How to Save Medicare

Mar 01, 2012

Nearly all experts note the program's burgeoning costs over the next 20 years are largely due to an increase in enrollment

Key Points

Nearly all experts see a need for Medicare to change, but many also note that the program's burgeoning costs over the next 20 years are largely due to a big increase in enrollment of baby boomers. Per capita costs, however, are projected to increase less rapidly than healthcare costs for the under-65 population. The challenges Medicare faces are shared by the entire U.S. healthcare system.

"Medicare is easy to target because it's the government," says Don Berwick, MD, who headed the Centers for Medicare & Medicaid Services (CMS) until late last year. "But the problem isn't Medicare, it's the performance of the American healthcare system. That system has to change."

Following are 10 reforms for which there is relatively broad consensus among experts. This is by no means a complete list of changes that could improve Medicare. Proponents say these measures specifically would reduce total costs rather than simply shifting costs to beneficiaries, and they'd also enhance the quality of care.

1 Improve coordination of care for people covered by both Medicare and Medicaid

Many experts say that care in fee-for-service Medicare, where most still are, is highly fragmented and wasteful. One recent projection is that over 10 years, enrolling all dual eligibles in effective, integrated plans would yield federal savings of $125 billion and state savings of $34 billion.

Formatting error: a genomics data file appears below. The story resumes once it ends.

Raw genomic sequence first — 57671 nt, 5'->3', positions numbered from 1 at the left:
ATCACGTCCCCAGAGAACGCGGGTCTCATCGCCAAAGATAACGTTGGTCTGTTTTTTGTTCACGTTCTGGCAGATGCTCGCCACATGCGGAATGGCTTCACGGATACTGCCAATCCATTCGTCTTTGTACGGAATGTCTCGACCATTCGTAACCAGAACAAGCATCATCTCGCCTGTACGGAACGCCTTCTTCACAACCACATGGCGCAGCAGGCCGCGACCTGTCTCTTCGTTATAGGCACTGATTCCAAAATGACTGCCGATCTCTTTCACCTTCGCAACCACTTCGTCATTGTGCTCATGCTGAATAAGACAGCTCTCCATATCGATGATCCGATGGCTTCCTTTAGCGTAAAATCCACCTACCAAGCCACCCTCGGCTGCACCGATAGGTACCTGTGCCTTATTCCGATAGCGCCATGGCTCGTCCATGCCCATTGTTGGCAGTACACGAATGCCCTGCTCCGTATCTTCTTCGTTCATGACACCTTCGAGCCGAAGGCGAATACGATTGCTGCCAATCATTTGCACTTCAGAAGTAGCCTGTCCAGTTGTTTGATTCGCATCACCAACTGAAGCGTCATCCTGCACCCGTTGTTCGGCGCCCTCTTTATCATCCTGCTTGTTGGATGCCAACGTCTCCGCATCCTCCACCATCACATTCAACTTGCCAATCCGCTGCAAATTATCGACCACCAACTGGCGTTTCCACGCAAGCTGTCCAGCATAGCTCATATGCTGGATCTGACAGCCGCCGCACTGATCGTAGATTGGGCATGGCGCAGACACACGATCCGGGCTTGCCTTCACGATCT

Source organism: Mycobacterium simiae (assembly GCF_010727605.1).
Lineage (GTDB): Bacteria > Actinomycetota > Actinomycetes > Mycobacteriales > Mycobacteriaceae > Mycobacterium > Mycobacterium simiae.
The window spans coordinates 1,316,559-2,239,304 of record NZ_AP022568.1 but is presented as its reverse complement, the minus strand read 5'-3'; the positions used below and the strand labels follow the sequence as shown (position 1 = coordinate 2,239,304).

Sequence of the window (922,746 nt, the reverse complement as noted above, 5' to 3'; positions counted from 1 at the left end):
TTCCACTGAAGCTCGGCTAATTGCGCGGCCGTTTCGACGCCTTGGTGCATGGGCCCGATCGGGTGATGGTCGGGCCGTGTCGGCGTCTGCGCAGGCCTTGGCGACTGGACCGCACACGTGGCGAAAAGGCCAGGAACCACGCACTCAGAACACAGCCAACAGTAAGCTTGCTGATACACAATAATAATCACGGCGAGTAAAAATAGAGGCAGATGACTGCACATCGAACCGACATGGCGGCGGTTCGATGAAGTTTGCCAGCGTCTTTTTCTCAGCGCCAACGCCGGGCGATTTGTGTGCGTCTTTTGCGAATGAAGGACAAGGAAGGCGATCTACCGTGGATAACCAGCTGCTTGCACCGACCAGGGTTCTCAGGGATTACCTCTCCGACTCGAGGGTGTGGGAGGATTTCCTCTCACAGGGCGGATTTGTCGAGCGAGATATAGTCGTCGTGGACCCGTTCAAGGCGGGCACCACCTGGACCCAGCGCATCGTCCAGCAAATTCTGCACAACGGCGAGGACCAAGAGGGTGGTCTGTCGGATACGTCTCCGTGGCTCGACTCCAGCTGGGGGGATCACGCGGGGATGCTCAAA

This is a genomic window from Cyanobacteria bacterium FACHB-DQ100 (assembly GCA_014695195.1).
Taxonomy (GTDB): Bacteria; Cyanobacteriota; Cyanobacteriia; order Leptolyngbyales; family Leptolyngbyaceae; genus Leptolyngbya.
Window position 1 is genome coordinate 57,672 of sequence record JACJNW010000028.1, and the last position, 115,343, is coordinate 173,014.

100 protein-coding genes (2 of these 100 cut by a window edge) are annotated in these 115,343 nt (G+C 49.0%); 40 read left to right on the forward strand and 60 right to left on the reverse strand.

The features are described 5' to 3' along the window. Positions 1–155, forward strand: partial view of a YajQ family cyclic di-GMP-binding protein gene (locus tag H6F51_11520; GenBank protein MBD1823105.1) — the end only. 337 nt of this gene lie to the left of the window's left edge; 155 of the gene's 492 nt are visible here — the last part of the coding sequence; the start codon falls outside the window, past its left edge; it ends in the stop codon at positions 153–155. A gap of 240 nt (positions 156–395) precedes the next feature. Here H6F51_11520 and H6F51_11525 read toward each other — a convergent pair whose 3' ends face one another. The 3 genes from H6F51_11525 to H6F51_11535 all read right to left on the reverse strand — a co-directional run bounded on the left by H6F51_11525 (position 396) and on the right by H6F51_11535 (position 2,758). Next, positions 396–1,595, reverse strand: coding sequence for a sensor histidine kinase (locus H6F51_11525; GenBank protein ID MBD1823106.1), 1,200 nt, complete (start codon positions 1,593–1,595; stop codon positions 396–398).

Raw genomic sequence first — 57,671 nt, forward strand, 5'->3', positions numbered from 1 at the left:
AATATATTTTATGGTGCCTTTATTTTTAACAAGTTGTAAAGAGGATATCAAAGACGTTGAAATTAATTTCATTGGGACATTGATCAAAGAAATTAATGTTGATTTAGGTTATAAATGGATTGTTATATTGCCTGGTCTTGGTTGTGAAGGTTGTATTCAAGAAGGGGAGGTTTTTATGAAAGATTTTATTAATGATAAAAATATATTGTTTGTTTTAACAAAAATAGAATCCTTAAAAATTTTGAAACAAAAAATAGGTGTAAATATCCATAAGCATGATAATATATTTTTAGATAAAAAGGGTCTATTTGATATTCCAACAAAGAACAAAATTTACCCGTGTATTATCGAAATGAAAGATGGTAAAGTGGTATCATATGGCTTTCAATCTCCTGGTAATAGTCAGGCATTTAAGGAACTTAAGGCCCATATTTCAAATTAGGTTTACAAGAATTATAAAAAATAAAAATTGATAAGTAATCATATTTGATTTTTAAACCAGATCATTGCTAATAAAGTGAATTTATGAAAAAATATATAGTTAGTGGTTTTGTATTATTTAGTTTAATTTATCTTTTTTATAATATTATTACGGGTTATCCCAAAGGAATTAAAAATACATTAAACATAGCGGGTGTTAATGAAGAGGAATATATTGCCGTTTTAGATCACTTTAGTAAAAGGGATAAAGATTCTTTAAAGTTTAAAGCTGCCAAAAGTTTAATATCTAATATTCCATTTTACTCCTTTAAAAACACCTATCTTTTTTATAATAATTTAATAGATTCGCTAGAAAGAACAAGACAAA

CMS already is offering new opportunities for integration, and states and health plans are offering proposals for how they'll do it. The goal is to build comprehensive systems melding medical care, long-term and behavioral care, and social supports.

But patient advocates caution that many health plans and providers lack experience working with dual-eligible patients who have severe physical, cognitive or behavioral disabilities, and there's been little integration of managed care and long-term care up to now.

The problem, Dr. Berwick says, is the current shortage of health plans and care systems experienced and skilled in serving this difficult population.

"We need a plan to help duals get into coordinated care," he says. "But Medicare needs to invest heavily in training and education so many more organizations become capable of delivering true coordinated care."

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